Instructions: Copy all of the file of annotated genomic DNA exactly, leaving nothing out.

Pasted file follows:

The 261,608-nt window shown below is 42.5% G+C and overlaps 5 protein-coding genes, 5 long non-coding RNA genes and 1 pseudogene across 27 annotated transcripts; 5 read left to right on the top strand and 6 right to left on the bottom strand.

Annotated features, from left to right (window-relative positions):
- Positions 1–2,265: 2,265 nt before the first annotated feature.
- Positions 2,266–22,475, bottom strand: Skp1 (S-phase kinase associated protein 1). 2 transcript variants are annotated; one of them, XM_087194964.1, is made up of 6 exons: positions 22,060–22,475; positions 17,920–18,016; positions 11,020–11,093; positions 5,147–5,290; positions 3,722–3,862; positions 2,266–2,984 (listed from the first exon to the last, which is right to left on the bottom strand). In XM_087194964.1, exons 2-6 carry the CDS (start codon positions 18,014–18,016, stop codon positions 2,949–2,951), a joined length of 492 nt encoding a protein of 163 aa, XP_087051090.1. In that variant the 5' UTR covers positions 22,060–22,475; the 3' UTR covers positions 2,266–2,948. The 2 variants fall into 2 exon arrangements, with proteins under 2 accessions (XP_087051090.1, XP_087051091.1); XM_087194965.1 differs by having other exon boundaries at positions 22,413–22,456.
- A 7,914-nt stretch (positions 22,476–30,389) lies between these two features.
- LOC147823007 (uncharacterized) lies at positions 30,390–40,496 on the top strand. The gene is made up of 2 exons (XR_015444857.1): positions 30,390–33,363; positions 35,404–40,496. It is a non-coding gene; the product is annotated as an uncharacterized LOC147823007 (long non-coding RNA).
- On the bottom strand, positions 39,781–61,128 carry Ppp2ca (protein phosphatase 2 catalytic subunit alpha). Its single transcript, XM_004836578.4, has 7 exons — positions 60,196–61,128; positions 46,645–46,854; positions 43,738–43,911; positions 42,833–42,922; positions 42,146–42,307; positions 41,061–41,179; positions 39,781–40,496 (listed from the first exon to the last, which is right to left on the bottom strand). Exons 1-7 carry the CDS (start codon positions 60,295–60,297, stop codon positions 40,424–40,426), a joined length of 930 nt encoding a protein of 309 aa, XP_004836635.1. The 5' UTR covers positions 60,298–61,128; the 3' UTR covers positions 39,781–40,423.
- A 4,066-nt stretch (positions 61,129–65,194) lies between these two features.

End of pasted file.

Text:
The 261,608-nt window shown below is 42.5% G+C and overlaps 5 protein-coding genes, 5 long non-coding RNA genes and 1 pseudogene across 27 annotated transcripts; 5 read left to right on the top strand and 6 right to left on the bottom strand.

Annotated features, from left to right (window-relative positions):
- Positions 1–2,265: 2,265 nt before the first annotated feature.
- Positions 2,266–22,475, bottom strand: Skp1 (S-phase kinase associated protein 1). 2 transcript variants are annotated; one of them, XM_087194964.1, is made up of 6 exons: positions 22,060–22,475; positions 17,920–18,016; positions 11,020–11,093; positions 5,147–5,290; positions 3,722–3,862; positions 2,266–2,984 (listed from the first exon to the last, which is right to left on the bottom strand). In XM_087194964.1, exons 2-6 carry the CDS (start codon positions 18,014–18,016, stop codon positions 2,949–2,951), a joined length of 492 nt encoding a protein of 163 aa, XP_087051090.1. In that variant the 5' UTR covers positions 22,060–22,475; the 3' UTR covers positions 2,266–2,948. The 2 variants fall into 2 exon arrangements, with proteins under 2 accessions (XP_087051090.1, XP_087051091.1); XM_087194965.1 differs by having other exon boundaries at positions 22,413–22,456.
- A 7,914-nt stretch (positions 22,476–30,389) lies between these two features.
- LOC147823007 (uncharacterized) lies at positions 30,390–40,496 on the top strand. The gene is made up of 2 exons (XR_015444857.1): positions 30,390–33,363; positions 35,404–40,496. It is a non-coding gene; the product is annotated as an uncharacterized LOC147823007 (long non-coding RNA).
- On the bottom strand, positions 39,781–61,128 carry Ppp2ca (protein phosphatase 2 catalytic subunit alpha). Its single transcript, XM_004836578.4, has 7 exons — positions 60,196–61,128; positions 46,645–46,854; positions 43,738–43,911; positions 42,833–42,922; positions 42,146–42,307; positions 41,061–41,179; positions 39,781–40,496 (listed from the first exon to the last, which is right to left on the bottom strand). Exons 1-7 carry the CDS (start codon positions 60,295–60,297, stop codon positions 40,424–40,426), a joined length of 930 nt encoding a protein of 309 aa, XP_004836635.1. The 5' UTR covers positions 60,298–61,128; the 3' UTR covers positions 39,781–40,423.
- A 4,066-nt stretch (positions 61,129–65,194) lies between these two features.